Center for Surgical Training & Research

The Center for Surgical Training & Research (CSTAR) is advancing the scholarship of evidence-based surgical education.

Current Research in the Center for Surgical Training & Research

The healthcare system has changed dramatically in the past 3 decades. In contrast, the apprenticeship-based training model has changed very little in over a century. We must adapt how we educate and evaluate surgeons in order to ensure future surgeons can safely care for patients.

One of few centers in the United States working at the intersection of surgical education and health services research, the Center for Surgical Training and Research (CSTAR) is a group of educational scientists performing translational research in curriculum, teaching, assessment, educational culture, and education policy.

The Problem

Accumulating national evidence demonstrates that current models of surgical training lead to wide variation in surgical trainees’ readiness for independent practice. These gaps have been difficult to address because there is relatively little scientific research into how best to educate surgical trainees. Our mission is straightforward: to develop and implement evidence-based educational practice.

The Approach

We advance our research using rigorous scientific methods from a wide variety of fields, including:

  • Assessment
  • Educational data science and learning analytics
  • Simulation
  • Anthropology
  • Cognitive sychology
  • Health services and outcomes research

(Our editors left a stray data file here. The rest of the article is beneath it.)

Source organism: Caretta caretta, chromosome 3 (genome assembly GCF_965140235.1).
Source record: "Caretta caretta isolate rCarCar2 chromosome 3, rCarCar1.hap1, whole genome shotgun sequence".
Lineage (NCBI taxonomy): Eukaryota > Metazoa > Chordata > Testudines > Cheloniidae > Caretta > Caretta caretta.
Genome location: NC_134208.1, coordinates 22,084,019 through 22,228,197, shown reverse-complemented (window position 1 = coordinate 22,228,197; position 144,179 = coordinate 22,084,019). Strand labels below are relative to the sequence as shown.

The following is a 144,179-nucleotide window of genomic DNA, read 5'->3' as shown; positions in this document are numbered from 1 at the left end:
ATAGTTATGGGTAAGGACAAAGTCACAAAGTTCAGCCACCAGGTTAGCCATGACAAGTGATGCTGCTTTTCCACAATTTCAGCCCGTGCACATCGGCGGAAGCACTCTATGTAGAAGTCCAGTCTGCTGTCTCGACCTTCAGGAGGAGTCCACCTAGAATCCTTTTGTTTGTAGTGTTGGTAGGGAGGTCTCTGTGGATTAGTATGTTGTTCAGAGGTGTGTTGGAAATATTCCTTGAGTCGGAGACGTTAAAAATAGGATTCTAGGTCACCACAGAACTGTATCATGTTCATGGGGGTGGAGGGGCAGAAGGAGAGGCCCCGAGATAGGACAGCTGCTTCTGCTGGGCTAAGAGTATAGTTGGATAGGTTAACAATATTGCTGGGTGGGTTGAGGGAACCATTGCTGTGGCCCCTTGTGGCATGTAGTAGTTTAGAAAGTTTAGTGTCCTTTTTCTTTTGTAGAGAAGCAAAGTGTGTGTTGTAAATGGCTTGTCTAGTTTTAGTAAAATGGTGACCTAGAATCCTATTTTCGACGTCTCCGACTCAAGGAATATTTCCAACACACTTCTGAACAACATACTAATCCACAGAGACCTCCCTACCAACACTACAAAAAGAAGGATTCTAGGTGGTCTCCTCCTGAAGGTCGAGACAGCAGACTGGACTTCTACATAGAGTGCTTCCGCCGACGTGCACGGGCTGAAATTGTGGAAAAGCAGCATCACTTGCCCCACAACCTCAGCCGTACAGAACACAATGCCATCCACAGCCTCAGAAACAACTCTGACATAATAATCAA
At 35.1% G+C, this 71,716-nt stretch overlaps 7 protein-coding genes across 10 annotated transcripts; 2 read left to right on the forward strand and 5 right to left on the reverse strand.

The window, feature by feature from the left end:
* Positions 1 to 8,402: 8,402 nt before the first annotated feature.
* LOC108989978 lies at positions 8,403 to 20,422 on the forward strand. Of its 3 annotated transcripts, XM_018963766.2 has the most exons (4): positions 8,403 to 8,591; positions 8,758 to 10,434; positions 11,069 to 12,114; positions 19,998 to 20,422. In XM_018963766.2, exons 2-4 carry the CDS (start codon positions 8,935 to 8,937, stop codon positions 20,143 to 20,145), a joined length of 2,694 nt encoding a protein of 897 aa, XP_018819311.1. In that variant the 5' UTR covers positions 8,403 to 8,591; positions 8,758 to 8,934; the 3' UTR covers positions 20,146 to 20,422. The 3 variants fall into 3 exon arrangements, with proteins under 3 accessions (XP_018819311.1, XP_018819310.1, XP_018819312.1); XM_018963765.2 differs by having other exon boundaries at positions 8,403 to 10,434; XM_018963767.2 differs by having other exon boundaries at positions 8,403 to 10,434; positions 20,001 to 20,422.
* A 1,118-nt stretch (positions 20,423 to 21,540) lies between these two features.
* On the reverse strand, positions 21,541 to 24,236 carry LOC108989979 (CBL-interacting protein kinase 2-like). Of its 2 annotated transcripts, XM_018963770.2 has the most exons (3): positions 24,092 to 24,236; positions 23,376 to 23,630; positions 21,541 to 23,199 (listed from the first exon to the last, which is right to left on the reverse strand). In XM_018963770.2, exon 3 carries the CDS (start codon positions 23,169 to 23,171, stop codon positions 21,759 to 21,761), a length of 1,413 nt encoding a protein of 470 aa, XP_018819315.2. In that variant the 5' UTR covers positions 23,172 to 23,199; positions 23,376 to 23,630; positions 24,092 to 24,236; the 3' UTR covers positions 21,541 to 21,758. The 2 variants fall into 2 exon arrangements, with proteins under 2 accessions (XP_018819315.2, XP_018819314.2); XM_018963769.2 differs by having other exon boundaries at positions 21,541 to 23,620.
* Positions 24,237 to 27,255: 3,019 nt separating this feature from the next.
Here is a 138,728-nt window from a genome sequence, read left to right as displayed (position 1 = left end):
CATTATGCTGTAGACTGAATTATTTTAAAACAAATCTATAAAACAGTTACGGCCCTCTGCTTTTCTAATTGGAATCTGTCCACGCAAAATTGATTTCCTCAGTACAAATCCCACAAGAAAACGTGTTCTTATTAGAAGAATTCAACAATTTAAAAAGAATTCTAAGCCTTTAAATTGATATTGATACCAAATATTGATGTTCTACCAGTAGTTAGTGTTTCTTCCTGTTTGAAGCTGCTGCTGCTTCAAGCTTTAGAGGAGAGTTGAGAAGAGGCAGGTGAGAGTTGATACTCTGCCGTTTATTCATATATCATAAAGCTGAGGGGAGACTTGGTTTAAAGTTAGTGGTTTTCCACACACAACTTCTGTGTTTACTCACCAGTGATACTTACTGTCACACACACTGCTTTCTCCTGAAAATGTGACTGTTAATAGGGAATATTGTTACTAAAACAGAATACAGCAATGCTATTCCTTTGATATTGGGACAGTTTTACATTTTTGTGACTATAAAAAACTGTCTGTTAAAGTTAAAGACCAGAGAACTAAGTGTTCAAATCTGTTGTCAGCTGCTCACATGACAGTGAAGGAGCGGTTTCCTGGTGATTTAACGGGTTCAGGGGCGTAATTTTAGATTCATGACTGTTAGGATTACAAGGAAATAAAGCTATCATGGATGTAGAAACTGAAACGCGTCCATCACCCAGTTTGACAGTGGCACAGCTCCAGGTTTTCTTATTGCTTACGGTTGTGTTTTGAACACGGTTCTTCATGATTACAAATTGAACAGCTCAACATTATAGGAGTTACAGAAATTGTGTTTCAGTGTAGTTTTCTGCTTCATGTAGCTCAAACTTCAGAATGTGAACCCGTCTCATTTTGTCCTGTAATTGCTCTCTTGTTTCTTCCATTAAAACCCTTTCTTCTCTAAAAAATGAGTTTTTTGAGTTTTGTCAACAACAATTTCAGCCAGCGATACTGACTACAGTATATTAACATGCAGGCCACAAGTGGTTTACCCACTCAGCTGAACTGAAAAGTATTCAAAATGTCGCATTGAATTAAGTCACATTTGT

• Global health
  • Policy
  • Software and industrial operations engineering
  • Implementation science

Informed by this multidisciplinary and collaborative work, we are translating our research into the systemwide changes needed to improve surgical education and patient care.

Contributions to Science

CSTAR researchers are leading in multiple high-impact areas of surgical education research. For example, the SIMPL assessment tool was developed by C-STAR members. This assessment app is being used by thousands of surgical trainees and surgical faculty around the world. Besides providing trainees and programs with critical performance feedback, that data is also being used to improve the quality of the surgical educational system. For example, it is helping to provide empiric data about gaps in surgical training. These data serve as the foundation for new training models that better balance trainee autonomy and patient safety.

Finally, an emerging area of inquiry sits at the intersection between surgical education, surgeon performance assessment, and patient outcomes. Our close collaborative relationships with medical regulatory agencies (e.g. the ACGME, the ABMS, multiple specialty Boards, etc) has given us unique access to trainee performance data. We have combined those with data from a large consortia of training programs (the Procedural Learning and Safety Collaborative) and with data managed by our group of health services researchers at the Center for Healthcare Outcomes and Policy (CHOP). Combining data from these different sources has opened new opportunities to explore the relationship between surgical training and surgeon performance. This in turn has helped us make evidence-based recommendations about how educational policy should be updated to improve patient outcomes.